Symptoms of gallbladder cancer
Main symptoms of gallbladder cancer
Gallbladder cancer may not have any symptoms, or they might be hard to spot.
Symptoms of gallbladder cancer include:
- the whites of your eyes turning yellow or your skin turning yellow, which may be less obvious on brown or black skin (jaundice) – you may also have itchy skin, darker pee and paler poo than usual
- loss of appetite or losing weight without trying to
- a high temperature, or you feel hot or shivery
- a lump in your tummy
Other symptoms can affect your digestion, such as:
- feeling or being sick
- aching pain in the right side of your tummy, sometimes described as a "dragging feeling"
- sharp pain in your tummy
- a very swollen tummy that's not related to when you eat
If you have another condition like irritable bowel syndrome you may get symptoms like these regularly.
You might find you get used to them. But it's important to be checked by a GP if your symptoms change, get worse, or do not feel normal for you.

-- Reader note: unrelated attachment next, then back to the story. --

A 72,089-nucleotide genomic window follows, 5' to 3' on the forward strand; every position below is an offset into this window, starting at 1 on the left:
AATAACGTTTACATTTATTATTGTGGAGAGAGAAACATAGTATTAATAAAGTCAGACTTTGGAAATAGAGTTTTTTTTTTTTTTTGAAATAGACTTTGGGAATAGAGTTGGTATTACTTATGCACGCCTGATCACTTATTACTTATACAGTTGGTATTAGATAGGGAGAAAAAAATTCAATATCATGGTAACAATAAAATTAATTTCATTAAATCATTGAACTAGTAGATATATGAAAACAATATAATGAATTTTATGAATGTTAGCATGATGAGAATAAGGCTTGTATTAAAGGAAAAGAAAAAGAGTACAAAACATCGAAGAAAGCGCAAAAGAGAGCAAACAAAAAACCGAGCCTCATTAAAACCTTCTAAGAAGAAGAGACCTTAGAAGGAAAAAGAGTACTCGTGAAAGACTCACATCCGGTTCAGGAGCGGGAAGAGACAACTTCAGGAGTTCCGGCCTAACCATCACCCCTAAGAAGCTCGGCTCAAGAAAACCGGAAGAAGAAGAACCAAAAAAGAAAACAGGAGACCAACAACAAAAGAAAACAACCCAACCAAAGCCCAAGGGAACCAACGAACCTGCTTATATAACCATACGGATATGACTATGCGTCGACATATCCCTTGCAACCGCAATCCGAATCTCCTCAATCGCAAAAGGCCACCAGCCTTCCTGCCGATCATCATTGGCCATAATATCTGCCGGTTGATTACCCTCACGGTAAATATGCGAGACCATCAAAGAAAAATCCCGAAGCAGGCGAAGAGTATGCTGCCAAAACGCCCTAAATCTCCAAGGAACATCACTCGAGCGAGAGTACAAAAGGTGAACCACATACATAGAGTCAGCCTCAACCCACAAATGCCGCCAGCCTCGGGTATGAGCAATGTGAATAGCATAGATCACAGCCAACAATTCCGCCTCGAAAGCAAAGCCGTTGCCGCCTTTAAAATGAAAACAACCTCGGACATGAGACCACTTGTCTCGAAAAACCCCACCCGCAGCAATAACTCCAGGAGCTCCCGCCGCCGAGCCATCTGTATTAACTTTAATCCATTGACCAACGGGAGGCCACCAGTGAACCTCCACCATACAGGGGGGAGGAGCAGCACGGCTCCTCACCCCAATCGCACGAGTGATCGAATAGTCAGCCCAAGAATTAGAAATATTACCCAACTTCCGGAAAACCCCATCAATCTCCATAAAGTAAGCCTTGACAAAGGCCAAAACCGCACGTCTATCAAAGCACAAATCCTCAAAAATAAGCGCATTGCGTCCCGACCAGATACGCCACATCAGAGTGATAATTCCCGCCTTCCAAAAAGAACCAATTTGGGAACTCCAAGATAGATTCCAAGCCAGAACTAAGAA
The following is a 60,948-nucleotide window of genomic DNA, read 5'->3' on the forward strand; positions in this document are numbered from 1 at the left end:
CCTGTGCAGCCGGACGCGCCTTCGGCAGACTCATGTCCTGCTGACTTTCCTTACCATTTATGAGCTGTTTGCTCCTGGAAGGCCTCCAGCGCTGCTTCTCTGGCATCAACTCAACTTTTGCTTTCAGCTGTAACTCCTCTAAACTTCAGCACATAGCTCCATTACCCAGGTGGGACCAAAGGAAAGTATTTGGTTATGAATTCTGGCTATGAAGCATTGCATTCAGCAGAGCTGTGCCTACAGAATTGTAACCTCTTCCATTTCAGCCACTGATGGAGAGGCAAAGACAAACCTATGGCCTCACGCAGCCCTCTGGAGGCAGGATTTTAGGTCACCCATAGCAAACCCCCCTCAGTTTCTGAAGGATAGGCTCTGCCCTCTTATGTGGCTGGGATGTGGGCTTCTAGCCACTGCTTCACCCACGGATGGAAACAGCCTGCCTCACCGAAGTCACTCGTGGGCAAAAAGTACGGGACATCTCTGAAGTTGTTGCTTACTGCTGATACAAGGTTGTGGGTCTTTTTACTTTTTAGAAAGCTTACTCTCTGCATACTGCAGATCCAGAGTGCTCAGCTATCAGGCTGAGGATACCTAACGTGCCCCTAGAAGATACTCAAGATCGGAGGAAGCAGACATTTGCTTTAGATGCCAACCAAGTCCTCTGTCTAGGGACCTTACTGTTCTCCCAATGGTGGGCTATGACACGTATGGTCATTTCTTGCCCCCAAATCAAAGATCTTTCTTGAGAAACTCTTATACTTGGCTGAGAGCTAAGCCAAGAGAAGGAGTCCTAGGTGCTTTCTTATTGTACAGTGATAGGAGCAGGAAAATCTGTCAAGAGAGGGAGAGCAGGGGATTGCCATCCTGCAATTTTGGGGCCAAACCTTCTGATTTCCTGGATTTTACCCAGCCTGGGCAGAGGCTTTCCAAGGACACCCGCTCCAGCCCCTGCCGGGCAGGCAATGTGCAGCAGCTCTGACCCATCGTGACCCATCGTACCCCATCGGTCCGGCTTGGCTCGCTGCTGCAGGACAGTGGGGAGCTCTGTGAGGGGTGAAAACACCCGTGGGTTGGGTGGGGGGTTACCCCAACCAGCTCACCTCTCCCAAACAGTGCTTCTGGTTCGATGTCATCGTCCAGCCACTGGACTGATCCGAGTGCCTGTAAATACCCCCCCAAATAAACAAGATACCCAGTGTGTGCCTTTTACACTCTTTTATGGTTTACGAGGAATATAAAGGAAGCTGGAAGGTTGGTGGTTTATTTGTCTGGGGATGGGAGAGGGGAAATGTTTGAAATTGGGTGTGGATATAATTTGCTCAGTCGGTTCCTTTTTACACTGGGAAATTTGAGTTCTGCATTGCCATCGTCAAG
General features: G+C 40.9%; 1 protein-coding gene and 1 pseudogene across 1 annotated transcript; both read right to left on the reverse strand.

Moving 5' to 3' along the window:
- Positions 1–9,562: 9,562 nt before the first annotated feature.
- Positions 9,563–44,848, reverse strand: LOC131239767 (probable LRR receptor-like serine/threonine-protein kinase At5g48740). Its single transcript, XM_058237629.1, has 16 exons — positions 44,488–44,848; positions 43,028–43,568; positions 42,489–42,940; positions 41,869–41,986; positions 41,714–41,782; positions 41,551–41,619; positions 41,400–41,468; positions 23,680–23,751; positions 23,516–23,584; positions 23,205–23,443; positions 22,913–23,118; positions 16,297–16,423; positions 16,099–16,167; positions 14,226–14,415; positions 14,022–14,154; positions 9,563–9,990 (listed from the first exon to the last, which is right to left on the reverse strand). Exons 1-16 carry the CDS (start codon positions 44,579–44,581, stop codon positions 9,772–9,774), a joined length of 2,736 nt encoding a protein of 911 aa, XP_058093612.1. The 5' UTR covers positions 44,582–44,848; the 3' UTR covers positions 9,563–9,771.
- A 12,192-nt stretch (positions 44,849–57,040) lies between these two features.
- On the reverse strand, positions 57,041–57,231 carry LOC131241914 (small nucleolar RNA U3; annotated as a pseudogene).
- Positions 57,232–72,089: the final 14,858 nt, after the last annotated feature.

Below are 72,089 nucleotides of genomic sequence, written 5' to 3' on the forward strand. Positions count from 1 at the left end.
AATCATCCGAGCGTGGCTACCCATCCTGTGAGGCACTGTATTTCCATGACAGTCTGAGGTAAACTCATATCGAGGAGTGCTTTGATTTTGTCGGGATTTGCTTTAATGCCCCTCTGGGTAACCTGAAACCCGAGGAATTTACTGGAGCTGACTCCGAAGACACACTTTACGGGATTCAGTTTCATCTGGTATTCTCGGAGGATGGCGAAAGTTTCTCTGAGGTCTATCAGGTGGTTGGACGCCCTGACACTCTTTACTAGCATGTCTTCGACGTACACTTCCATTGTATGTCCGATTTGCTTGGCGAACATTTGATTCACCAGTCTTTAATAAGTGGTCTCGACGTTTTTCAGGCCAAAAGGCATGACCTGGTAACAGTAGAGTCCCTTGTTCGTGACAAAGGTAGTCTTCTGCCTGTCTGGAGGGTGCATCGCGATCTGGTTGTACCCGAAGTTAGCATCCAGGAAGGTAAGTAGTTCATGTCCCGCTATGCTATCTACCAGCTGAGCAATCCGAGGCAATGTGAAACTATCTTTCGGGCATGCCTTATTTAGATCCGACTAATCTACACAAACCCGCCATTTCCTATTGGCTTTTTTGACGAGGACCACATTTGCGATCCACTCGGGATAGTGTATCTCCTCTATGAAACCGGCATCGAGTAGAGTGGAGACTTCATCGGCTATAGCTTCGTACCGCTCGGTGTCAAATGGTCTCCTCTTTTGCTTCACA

Urgent advice: Ask for an urgent GP appointment or get help from NHS 111 if:
- the whites of your eyes or your skin turn yellow
- you're being sick for more than 2 days
- you have symptoms of gallbladder cancer that you're worried about, but are not sure where to get help
111 will tell you what to do. They can arrange a phone call from a nurse or doctor if you need one.
You can call 111 or get help from 111 online.
Non-urgent advice: See a GP if you have:
- a lump in your tummy
- lost a noticeable amount of weight
- symptoms of gallbladder cancer, such as pain or swelling in your tummy, that get worse or do not get better after 2 weeks
- a condition that causes symptoms with your digestion, and your symptoms are not getting better after 2 weeks using your usual treatments
Many of these symptoms are very common and can be caused by many different conditions.
Having them does not definitely mean you have gallbladder cancer. But it's important to get them checked by a GP.
This is because if they're caused by cancer, finding it earlier makes it more treatable.
What happens at the GP appointment
The GP may feel your tummy.
They may ask you to have a blood test.
The GP may refer you to see a specialist in hospital for more tests if they think you have a condition that needs to be investigated.
This may be an urgent referral, usually within 2 weeks, if you have certain symptoms. This does not definitely mean you have cancer.
Find out more
Page last reviewed: 13 June 2023
Next review due: 13 June 2026